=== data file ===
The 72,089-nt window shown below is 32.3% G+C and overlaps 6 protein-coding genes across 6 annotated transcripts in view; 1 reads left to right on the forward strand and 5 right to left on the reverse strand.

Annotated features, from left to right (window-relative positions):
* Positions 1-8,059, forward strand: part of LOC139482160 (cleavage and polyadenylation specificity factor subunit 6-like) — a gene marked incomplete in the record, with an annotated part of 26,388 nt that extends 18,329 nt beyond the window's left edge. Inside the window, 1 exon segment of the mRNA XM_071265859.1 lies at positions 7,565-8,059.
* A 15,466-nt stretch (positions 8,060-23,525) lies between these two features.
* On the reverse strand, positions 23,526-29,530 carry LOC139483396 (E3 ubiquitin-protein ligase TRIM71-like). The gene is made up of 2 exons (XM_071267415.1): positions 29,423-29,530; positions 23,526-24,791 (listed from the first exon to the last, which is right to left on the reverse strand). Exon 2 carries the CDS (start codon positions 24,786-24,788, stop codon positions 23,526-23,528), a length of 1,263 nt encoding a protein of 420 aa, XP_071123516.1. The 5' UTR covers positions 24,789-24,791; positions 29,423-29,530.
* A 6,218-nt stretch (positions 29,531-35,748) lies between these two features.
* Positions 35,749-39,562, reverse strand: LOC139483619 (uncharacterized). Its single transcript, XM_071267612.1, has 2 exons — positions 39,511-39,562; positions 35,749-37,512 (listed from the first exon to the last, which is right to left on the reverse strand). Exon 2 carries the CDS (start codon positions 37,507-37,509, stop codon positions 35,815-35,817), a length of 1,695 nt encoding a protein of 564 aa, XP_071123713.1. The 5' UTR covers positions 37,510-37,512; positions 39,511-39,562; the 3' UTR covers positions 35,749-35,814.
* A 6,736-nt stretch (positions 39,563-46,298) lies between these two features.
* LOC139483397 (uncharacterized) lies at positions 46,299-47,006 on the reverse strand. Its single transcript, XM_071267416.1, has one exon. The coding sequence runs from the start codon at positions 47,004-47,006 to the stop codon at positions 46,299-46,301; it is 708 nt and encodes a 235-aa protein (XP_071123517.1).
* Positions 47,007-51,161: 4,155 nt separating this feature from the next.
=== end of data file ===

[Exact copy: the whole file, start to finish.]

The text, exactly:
The 72,089-nt window shown below is 32.3% G+C and overlaps 6 protein-coding genes across 6 annotated transcripts in view; 1 reads left to right on the forward strand and 5 right to left on the reverse strand.

Annotated features, from left to right (window-relative positions):
* Positions 1-8,059, forward strand: part of LOC139482160 (cleavage and polyadenylation specificity factor subunit 6-like) — a gene marked incomplete in the record, with an annotated part of 26,388 nt that extends 18,329 nt beyond the window's left edge. Inside the window, 1 exon segment of the mRNA XM_071265859.1 lies at positions 7,565-8,059.
* A 15,466-nt stretch (positions 8,060-23,525) lies between these two features.
* On the reverse strand, positions 23,526-29,530 carry LOC139483396 (E3 ubiquitin-protein ligase TRIM71-like). The gene is made up of 2 exons (XM_071267415.1): positions 29,423-29,530; positions 23,526-24,791 (listed from the first exon to the last, which is right to left on the reverse strand). Exon 2 carries the CDS (start codon positions 24,786-24,788, stop codon positions 23,526-23,528), a length of 1,263 nt encoding a protein of 420 aa, XP_071123516.1. The 5' UTR covers positions 24,789-24,791; positions 29,423-29,530.
* A 6,218-nt stretch (positions 29,531-35,748) lies between these two features.
* Positions 35,749-39,562, reverse strand: LOC139483619 (uncharacterized). Its single transcript, XM_071267612.1, has 2 exons — positions 39,511-39,562; positions 35,749-37,512 (listed from the first exon to the last, which is right to left on the reverse strand). Exon 2 carries the CDS (start codon positions 37,507-37,509, stop codon positions 35,815-35,817), a length of 1,695 nt encoding a protein of 564 aa, XP_071123713.1. The 5' UTR covers positions 37,510-37,512; positions 39,511-39,562; the 3' UTR covers positions 35,749-35,814.
* A 6,736-nt stretch (positions 39,563-46,298) lies between these two features.
* LOC139483397 (uncharacterized) lies at positions 46,299-47,006 on the reverse strand. Its single transcript, XM_071267416.1, has one exon. The coding sequence runs from the start codon at positions 47,004-47,006 to the stop codon at positions 46,299-46,301; it is 708 nt and encodes a 235-aa protein (XP_071123517.1).
* Positions 47,007-51,161: 4,155 nt separating this feature from the next.